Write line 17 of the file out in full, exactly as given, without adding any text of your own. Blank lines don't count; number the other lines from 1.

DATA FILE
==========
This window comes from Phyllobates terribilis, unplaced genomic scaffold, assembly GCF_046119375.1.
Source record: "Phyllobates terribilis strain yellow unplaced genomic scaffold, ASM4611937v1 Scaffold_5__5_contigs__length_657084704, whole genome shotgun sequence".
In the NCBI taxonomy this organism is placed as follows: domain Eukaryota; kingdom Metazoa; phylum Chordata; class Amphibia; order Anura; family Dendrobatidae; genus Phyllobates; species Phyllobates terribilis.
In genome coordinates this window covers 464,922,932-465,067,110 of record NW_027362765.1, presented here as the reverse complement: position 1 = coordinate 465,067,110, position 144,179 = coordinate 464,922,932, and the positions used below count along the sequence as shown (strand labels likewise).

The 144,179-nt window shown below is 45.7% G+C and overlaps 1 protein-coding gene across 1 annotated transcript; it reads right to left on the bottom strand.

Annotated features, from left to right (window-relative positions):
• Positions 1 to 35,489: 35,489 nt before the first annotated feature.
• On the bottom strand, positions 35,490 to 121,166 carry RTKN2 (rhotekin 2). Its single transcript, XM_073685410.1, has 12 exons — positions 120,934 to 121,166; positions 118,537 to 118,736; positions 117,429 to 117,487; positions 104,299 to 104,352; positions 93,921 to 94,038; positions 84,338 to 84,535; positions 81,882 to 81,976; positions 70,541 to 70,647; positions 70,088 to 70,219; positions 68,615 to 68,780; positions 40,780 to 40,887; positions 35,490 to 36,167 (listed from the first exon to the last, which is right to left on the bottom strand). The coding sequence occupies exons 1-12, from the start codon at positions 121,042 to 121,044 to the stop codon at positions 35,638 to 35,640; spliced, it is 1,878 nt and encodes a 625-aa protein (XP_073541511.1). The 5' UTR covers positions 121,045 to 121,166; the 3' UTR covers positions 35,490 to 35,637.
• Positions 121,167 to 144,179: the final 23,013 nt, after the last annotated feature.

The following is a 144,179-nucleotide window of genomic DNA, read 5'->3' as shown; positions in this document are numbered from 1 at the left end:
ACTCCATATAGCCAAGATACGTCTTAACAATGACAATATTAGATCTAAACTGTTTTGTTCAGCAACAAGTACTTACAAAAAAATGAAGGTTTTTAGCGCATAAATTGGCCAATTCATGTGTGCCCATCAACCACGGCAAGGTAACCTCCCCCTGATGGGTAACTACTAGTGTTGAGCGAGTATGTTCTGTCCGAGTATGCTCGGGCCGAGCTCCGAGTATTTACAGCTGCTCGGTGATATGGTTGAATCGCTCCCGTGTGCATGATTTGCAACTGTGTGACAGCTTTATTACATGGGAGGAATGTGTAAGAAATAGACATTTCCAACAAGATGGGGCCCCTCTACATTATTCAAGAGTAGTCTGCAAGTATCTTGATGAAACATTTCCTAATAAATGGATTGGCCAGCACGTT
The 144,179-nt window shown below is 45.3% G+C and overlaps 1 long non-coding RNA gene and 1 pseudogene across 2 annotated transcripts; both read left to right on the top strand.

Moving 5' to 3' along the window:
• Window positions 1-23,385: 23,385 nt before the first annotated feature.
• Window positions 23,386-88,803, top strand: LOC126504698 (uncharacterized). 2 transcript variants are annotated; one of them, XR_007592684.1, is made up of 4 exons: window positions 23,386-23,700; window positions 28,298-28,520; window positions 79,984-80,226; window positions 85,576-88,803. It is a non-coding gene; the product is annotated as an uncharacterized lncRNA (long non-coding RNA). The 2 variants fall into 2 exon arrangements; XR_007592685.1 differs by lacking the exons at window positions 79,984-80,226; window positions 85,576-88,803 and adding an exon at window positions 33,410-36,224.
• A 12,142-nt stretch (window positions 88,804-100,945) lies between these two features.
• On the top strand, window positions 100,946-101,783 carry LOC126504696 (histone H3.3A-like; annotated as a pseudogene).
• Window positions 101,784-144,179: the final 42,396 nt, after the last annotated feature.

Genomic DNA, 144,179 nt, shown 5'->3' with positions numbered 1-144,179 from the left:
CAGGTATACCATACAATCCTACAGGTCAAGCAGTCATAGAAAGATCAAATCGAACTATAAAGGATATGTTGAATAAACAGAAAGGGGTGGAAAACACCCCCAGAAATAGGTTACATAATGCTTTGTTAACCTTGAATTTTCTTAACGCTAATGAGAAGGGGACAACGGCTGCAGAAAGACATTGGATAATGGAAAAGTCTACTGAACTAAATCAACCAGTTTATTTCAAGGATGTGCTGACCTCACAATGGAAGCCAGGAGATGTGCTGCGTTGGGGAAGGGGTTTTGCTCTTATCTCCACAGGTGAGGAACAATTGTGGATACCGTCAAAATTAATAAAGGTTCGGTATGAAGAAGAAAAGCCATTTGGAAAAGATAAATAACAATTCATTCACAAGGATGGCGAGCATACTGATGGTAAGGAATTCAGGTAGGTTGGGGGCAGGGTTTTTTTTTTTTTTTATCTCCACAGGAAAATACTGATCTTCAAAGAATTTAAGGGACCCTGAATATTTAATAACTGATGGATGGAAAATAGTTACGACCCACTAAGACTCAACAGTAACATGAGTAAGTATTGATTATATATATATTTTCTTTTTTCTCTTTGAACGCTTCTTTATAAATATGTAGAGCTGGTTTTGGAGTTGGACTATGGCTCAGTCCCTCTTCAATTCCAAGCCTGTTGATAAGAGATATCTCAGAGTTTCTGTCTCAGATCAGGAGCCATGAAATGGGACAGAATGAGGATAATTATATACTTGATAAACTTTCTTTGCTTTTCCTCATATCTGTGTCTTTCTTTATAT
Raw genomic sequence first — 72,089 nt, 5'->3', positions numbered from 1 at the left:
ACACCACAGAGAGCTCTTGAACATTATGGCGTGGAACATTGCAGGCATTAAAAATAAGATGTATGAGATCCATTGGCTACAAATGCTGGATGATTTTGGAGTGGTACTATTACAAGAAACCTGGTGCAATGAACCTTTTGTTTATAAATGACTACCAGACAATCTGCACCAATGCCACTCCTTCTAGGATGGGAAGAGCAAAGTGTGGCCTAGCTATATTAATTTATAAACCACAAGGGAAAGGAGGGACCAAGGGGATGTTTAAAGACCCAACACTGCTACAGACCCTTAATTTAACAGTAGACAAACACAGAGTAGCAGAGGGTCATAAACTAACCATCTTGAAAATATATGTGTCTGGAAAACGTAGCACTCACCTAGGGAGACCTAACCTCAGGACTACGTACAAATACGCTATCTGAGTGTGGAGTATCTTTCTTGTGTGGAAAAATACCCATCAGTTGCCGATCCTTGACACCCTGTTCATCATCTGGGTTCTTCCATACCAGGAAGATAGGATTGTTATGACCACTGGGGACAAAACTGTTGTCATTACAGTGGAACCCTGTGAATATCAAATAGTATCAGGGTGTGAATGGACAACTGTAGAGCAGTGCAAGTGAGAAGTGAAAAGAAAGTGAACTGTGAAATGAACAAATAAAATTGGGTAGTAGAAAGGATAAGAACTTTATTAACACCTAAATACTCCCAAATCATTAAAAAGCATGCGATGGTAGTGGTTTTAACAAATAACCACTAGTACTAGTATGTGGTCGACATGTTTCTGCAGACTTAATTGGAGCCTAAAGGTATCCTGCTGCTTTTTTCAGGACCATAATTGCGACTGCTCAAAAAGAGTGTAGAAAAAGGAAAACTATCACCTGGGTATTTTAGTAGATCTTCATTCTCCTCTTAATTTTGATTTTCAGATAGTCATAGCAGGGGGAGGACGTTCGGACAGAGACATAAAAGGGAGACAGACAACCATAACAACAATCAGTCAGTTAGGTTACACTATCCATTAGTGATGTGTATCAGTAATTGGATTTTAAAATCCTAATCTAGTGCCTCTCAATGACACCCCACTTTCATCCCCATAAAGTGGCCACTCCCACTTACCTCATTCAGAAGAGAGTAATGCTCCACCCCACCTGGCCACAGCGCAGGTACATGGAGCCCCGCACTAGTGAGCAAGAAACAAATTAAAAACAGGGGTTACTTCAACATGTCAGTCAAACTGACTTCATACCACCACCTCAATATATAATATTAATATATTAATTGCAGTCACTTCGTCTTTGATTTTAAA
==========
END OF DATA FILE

• On the top strand, window positions 100,946-101,783 carry LOC126504696 (histone H3.3A-like; annotated as a pseudogene).